Definitions of culture:
·       The distinctive characteristics of a people’s way of life
·       A collection of shared ideas and values
·       The ways in which people order their lives, interpret their experiences, and evaluate the behavior of others
·       A set of conceptual tools and social arrangements that people use to adapt to their environment and to order their lives in the pursuit of food, shelter, and family and community relationships

Cultural blindness makes us ineffective communicators in alien contexts and leads us to assume that the problem lies with others rather than with ourselves… We become certain that our way of doing things is the proper way, and we are blinded to the possibilities of doing things differently or of engaging in new behaviors that might be beneficial.

We must begin as a child and grow in the midst of the people we wish to serve. 
We must be learners and let them teach us as if we were helpless infants.

Missionaries, by the nature of their task, must become personally immersed with people who are different. To follow the example of Christ, that of incarnation, means undergoing drastic personal reorientation. They must be socialized all over again into a new cultural context. Moreover, they must do this in the spirit of Christ without sin.

Discarding or setting aside something of one’s American-ness is almost sacrilege to many people. Our way of life is often equated with godliness and we defend vigorously its apparent rightness. 
As such, this way of life has become our prison. 



We must love the people to whom we minister so much that we are willing to enter their culture as children, to learn to speak as they speak, play as they play, eat what they eat, sleep where they sleep, study what they study, and thus earn their respect and admiration.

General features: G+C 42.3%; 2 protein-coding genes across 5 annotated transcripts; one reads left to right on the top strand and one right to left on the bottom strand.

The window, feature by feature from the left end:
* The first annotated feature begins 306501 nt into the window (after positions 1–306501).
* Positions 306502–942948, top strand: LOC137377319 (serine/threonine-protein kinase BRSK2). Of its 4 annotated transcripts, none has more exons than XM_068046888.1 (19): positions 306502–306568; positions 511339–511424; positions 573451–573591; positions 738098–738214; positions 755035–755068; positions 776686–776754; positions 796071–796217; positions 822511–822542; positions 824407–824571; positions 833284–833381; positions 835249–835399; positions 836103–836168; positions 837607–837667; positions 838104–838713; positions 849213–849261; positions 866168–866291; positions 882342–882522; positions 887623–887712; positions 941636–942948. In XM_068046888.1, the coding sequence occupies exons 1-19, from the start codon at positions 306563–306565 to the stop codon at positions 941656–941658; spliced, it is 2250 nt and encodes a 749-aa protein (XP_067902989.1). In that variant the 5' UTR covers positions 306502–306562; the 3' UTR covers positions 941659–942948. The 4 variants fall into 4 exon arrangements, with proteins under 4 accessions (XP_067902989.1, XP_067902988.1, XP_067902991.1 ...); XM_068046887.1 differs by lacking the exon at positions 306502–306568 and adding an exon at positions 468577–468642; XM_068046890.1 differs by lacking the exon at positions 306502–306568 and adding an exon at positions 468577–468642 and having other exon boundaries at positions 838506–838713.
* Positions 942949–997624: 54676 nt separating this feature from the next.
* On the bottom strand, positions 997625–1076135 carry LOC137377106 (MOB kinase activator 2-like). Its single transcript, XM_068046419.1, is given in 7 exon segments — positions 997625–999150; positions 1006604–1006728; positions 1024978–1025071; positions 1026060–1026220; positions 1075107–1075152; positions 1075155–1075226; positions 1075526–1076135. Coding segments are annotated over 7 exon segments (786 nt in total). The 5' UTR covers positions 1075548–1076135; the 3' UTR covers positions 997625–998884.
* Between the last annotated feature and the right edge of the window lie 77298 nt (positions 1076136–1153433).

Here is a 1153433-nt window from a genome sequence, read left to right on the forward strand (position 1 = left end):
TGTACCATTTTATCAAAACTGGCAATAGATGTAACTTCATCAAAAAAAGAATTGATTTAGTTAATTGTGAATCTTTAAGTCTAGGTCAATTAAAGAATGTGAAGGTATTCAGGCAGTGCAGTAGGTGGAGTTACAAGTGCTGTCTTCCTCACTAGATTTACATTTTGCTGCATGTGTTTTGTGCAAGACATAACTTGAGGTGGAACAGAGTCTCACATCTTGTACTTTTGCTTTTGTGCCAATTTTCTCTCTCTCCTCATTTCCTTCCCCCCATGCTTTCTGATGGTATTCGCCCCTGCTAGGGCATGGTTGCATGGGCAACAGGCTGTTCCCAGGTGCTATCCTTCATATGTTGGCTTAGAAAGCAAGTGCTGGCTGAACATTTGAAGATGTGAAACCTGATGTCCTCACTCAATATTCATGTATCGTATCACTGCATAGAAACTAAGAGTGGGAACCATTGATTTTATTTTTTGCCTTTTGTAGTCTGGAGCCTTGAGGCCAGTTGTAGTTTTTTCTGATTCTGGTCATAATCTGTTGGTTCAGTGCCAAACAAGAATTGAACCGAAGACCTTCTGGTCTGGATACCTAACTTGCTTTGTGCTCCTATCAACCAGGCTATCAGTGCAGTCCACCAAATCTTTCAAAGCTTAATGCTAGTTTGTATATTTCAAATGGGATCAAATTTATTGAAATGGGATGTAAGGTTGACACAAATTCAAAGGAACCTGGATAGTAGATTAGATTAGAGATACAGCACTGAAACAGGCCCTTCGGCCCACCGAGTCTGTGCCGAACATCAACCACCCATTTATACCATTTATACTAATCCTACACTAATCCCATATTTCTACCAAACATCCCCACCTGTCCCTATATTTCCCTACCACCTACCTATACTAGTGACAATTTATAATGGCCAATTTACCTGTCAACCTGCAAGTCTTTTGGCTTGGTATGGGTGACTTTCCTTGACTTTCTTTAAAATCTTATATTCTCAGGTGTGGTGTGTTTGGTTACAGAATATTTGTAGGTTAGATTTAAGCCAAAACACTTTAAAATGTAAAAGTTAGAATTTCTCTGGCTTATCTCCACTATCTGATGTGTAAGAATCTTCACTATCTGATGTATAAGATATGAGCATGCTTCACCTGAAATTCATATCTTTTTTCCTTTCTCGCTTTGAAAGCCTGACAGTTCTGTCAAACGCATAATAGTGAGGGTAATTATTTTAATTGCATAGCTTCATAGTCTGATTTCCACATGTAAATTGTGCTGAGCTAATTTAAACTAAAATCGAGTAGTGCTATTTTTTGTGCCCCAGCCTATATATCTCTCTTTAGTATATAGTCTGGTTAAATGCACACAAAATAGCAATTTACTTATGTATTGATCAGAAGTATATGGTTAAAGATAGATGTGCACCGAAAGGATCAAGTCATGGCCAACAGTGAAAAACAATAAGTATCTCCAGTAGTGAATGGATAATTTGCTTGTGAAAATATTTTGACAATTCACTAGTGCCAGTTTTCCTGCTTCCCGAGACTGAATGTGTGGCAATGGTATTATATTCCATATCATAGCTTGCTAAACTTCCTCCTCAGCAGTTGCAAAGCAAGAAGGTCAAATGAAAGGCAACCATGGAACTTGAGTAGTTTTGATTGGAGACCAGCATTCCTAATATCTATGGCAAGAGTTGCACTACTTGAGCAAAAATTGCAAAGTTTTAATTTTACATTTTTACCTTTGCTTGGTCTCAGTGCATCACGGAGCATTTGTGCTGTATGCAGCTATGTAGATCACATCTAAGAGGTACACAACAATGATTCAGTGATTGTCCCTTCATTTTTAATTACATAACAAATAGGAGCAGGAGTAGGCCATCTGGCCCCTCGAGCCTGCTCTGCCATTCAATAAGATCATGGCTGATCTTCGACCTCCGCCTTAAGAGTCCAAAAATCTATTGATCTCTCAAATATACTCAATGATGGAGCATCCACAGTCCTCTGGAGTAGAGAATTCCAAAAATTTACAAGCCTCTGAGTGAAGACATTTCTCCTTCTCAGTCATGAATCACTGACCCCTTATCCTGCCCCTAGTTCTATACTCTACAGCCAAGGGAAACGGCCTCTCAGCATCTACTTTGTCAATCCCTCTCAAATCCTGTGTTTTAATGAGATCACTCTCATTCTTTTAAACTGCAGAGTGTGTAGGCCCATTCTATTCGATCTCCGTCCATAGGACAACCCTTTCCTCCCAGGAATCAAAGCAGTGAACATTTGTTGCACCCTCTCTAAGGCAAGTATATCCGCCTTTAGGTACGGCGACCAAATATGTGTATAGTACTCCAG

An individual who is not ready to give up being an American for a time and to begin learning as a child is not ready for the challenge of cross-cultural ministry.



Jesus said, ‘If anyone would come after me, he must deny himself.’ ~Matthew 16:24

We must enter a new community of strangers, often without many – if not most – of the comforts and symbols of home, and begin as children, learning at the feet of those we have gone to serve. We must become world Christians.

Two keys for successful personal relationships in ministry are:
·         Obedience to the commands of Scripture
·         Accepting that others have a viewpoint that is as worthy of consideration as our own

Ministering cross-culturally places demands on us. To paraphrase Paul, we must become all things to all people so that by all possible means we might win some (I Corinthians 9:22). As we live and interact with people of another culture, we must adapt to their ways.

It is probably humanly impossible to become 100% incarnate in another culture. As finite human beings, we are constrained by the limitations of our minds, our life histories, and our personal abilities. Few of us have the emotional strength to endure the changes that full incarnation in another culture would require. We are weak people, yet God has made it clear that he loves the weak and uses them to accomplish his purposes. 

The goal of becoming partially incarnate in the culture of those 
to whom we minister is, by God’s grace, within our grasp.

We must accept the host culture as a valid, albeit imperfect, way of life. We must suspend our commitment to the context in which we have lived all our lives, enter into a cultural context that is strange to us, and see that new context as the framework for our life and ministry.

One of my old alien cards


In 1 Peter 2:11, Peter speaks of this as being aliens - or strangers - in the culture to which God sends us.

This significant change in our thinking will allow us to enter into relationships with people whose values and lifestyle are fundamentally different from our own.



If we desire to be obedient to Jesus' command, to carry the good news of his resurrection to the world:
  • We must accept the value priorities of others. 
  • We must learn the definitions and rules of the context in which they live. 
  • We must adopt their patterns and procedures for working, playing, and worshiping. 
  • We must become incarnate in their culture and make them our family and friends. 
  • We must do all this empowered through faith and freedom in Jesus Christ and living in the Spirit and not in the flesh.

The challenges will shape us; the changes will trouble us. 
Our bodies will get sick, our minds will suffer fatigue, 
our emotions will sweep us from ecstasy to depression. 

Yet the love of Christ will sustain us.